That was it – thanks and good luck. Could the complex interconnectedness between hunters and anglers, and the communities in which they pursue their game be summed up in that simple sentence? I’d like to think the young hiker we met that day on the trail understood the essential role that hunting plays in conservation and local economies, and that he was directing his thanks to us for that.

While hikers, mountain bikers and other nature lovers are able to enjoy that spectacular canyon and the wildlife it contained for free, we spent hundreds of dollars on the tags and licenses required for the opportunity to hunt there. Our money goes directly to the state game and fish agency and pays for a wide spectrum of conservation programs.

Sportsmen’s dollars are the most significant contributor to state fish and wildlife agencies and support everything from habitat improvements and fish stocking to scholastic educational programs and disease research. Through their financial contributions, hunters and anglers even support non-game and endangered species management efforts.

However, when we look at the big picture of hunting’s impact from an economic perspective, it’s not just about what hunters spend on permits. It’s also about the local motel that relies on pheasant hunters to extend their season.  It’s about the mom-and-pop coffee shop that sees a significant proportion of their business in the early morning hours as deer hunters head out. It’s about the jeweler who specializes in elk ivory, the taxidermist putting his kids through college and the second generation fly-shop owner carrying on the family business. It’s about the rancher who receives compensation when he loses livestock to predators and the countless other ways in which sportsmen’s dollars directly and indirectly bolster local economies.

In my home state of Wyoming, the hunting and fishing industry contributes $1.1 billion annually. That’s second only to oil and gas, and is no small number when you consider there are only about a half a million people in the entire state. In a state like Wyoming that is dependent upon the oil and gas industry, our abundant wildlife helps to provide a diversified economy that is able to withstand the booms and busts associated with natural resource extraction.

Most people do not realize that the Wyoming Game and Fish Department has not had a hunting license and tag fee increase since 2008, even though the cumulative inflation rate since then has been 8.5 percent. They have also been required to spend more of their existing budget on legislatively mandated costs, such as health care for employees. The 2013 Legislature rejected the agency’s request for a modest fee increase, forcing a multi-million dollar budget cut. This has hit Wyoming families and the small businesses that depend on our outdoor industry the hardest.  It’s not hard to see how these severe funding cuts limit the state’s ability to actively manage fish and wildlife, which in turn reduces the number of visitors to the Cowboy State whether they are hunters, anglers, birdwatchers, nature photographers or simply conservationists.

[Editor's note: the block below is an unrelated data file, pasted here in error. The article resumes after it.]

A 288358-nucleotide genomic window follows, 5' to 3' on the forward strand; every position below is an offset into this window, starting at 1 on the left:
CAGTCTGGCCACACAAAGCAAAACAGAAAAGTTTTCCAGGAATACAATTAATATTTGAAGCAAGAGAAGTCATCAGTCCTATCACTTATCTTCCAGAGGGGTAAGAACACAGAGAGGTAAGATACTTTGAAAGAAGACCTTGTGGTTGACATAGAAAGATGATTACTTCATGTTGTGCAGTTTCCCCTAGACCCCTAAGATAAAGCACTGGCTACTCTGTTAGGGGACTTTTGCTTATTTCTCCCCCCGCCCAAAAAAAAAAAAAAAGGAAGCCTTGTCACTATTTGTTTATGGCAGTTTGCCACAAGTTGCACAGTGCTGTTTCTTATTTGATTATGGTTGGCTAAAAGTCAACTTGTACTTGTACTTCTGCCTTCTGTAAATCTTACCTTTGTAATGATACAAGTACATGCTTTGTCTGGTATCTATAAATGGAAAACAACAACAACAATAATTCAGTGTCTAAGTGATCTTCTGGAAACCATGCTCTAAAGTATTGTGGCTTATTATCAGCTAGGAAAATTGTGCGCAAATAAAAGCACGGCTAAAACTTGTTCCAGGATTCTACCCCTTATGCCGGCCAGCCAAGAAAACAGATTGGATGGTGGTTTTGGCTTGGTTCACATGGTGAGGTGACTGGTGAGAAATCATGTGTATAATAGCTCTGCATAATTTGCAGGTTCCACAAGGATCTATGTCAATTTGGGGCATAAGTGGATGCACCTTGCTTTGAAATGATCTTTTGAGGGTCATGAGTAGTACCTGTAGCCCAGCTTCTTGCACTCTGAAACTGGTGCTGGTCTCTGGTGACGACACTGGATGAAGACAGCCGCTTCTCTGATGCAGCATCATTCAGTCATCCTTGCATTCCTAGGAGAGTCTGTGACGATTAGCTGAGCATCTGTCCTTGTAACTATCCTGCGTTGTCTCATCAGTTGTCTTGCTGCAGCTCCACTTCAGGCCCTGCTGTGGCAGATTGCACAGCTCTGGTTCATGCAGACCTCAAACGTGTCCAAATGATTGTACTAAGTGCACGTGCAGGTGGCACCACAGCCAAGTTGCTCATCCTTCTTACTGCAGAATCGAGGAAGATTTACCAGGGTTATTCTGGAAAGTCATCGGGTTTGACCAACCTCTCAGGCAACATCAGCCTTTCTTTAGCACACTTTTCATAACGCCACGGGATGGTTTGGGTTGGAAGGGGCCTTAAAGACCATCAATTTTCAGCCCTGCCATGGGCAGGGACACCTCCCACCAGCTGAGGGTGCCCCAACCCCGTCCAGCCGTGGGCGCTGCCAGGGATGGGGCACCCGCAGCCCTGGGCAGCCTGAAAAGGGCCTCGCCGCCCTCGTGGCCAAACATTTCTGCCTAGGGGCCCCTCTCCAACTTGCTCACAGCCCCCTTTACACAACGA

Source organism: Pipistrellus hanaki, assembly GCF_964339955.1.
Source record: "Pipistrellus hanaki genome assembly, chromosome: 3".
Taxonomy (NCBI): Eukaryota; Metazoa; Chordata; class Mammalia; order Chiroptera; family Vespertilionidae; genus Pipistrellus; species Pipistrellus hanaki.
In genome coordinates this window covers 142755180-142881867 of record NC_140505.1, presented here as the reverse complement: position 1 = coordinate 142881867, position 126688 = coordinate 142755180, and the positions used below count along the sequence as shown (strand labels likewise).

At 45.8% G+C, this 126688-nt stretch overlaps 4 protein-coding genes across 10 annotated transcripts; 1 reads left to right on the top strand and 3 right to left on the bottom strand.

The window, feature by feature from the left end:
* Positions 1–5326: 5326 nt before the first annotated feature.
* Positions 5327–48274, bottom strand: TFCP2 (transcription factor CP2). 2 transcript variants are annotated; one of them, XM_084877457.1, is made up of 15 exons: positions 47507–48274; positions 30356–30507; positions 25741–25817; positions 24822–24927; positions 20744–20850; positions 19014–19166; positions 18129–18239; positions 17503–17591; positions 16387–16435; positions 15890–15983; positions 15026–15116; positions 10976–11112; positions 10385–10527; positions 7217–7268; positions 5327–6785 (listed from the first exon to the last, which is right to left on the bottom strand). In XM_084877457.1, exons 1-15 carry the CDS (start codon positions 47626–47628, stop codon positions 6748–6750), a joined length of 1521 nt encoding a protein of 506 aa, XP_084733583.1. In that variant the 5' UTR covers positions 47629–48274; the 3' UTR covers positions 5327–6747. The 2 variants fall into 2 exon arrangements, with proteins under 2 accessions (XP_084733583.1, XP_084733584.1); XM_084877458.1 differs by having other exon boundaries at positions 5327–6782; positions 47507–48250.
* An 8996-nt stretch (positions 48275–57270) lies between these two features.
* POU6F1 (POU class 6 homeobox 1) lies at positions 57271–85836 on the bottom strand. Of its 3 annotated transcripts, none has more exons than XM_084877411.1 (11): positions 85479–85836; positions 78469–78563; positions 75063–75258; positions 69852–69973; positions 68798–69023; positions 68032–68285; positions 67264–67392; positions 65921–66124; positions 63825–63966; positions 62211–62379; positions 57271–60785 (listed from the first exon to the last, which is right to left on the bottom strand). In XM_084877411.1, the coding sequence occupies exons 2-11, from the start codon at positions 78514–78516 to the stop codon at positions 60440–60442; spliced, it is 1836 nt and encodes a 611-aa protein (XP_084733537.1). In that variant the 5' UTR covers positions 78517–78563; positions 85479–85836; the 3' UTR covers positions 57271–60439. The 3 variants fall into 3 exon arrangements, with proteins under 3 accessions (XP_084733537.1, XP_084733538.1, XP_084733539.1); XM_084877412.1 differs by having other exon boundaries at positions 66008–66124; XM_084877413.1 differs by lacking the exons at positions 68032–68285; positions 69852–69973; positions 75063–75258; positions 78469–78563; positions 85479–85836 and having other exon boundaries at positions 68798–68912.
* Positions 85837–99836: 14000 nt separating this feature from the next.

The good news is that we have the opportunity to restore what has been lost, and with it the jobs and economic strength Wyoming derives from our outdoor industry.  Two bills have been introduced by the Travel, Recreation and Wildlife Committee of the Legislature to provide a modest fee increase that keeps pace with inflation, and to share some of the financial burden of the Game and Fish Department with the non-consumptive user.

Both bills will need to pass the budget session in February, and I encourage every Wyomingite to contact their legislator and express your support for the bills. But it’s not only locals who hunt and fish in Wyoming – sportsmen come here from across America to experience our world-class hunting and angling opportunities. Every sportsman who has ever even dreamed of chasing Wyoming elk, antelope, bighorn sheep or cutthroat trout has a stake in how these resources are managed – contact the Wyoming state legislature today and let them know you are a sportsman who supports the bills.

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posted in: General

November 22, 2013

The Many Fish of Louisiana

Photo courtesy of freepresshouston.com

Jeff Bruhl is a man who lives on the right side of life. In addition to his full-time job as a pharmacist, he is an avid tournament bass angler and manager of the popular marshbass.com website. Beyond all that, he never misses the chance to point his lightning-quick bass boat toward any number of bayous, lakes and bays across southeast Louisiana in search of hard-fighting and tasty speckled trout.

If he hasn’t yet realized it, his mantra has to be “que sera, sera,” an idiom to the Spanish loosely translated to “Whatever will be, will be.”

That’s why it was unusual to hear him mutter, albeit under his breath and all the time holding a fishing rod, some not-so-nice words after fighting 25-30 knot winds for five hours on a late-October journey into the marshes east of New Orleans.

Fishing is more than Bruhl’s pastime. More like a passion, maybe something approaching addiction, but enough was enough in the Delacroix marshes that morning.

Five minutes later, a solid seven-pound redfish filed off his rough edges brought on by fighting wind, grassbeds and trolling motor.

And that got me wondering just how many fishing folks around our country would react to this same trip.